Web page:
Lewis Hamilton has overtaken his hero Ayrton Senna to set another Formula 1 record with his victory in yesterday’s British Grand Prix.
Interestingly, one-quarter of Hamilton’s lights-to-flag victories occured last season. Sunday’s was his first of 2020. Senna’s final such victory came in the 1991 Australian Grand Prix (pictured), which lasted just 14 laps before being red-flagged, and is the shortest F1 race of all time.
Mercedes led their 27th race in a row last weekend, one shy of their longest such run, and four short of the all-time record held by Williams.
Hamilton also started the race from pole position, but was again denied a ‘grand slam’ by Max Verstappen, who set the fastest lap on the final tour. Had Mercedes pitted Hamilton on the penultimate lap, which they could have done without losing him the lead, he might have done it, and also been spared that heart-stopping conclusion to the race.
Verstappen’s fastest lap was the eighth of his career, putting him level with James Hunt, Gilles Villeneuve, Ralf Schumacher and Jenson Button.
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Hamilton latest win leaves him four victories away from matching Michael Schumacher’s record of 91. This is also the number of pole positions Hamilton now has.
While Hamilton beat Alain Prost’s record for most wins in his home grand prix, he is still short of Schumacher’s record for most wins in his home country. Prost won the French Grand Prix six times, but Hamilton just scored a seventh British Grand Prix weekend. Schumacher, meanwhile, won nine grands prix in Germany: Four German Grands Prix at the Hockenheimring and five European Grands Prix at the Nurburgring.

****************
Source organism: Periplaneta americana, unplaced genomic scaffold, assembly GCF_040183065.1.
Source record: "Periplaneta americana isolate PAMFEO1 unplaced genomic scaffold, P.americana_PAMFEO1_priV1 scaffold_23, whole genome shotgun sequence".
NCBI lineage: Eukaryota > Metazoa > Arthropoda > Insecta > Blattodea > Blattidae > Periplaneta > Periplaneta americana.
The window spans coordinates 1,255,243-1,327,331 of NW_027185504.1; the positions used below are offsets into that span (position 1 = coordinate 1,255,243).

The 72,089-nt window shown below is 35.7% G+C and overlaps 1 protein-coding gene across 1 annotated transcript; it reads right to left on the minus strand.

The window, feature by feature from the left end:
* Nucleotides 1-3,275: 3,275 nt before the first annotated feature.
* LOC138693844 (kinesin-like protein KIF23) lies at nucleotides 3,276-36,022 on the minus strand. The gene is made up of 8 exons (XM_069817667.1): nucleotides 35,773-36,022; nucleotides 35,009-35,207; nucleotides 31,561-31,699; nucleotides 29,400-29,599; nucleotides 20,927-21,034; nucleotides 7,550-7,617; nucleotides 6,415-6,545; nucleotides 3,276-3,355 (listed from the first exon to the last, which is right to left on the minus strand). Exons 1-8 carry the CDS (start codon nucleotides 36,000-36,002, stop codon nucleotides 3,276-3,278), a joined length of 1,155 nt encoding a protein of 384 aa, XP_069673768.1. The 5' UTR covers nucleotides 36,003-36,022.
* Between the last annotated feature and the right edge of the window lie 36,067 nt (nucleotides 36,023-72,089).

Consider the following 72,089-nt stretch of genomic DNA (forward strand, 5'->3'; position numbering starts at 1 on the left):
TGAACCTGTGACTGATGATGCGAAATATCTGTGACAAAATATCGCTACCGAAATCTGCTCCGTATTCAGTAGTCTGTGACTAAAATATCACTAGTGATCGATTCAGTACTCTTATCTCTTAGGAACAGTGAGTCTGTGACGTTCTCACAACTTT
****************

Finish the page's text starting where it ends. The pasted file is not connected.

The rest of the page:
Second-placed Verstappen reached a milestone with his 106th grand prix start: he has now contested as many races as his father Jos Verstappen, who raced in F1 between 1994 and 2003.
As team principal Cyril Abiteboul pointed out, Renault enjoyed one of their best results since returning to F1. Fourth place for Daniel Ricciardo and sixth for Esteban Ocon netted 20 points towards their championship total, more than they scored in the first three races combined, and almost as good as the fourth/fifth the team bagged at Monza last year.
Finally, despite running in the top five for the second race in a row, Romain Grosjean failed to score. It’s now been over a year since the Haas driver last scored a point.
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Have you spotted any other interesting stats and facts from the British Grand Prix? Share them in the comments.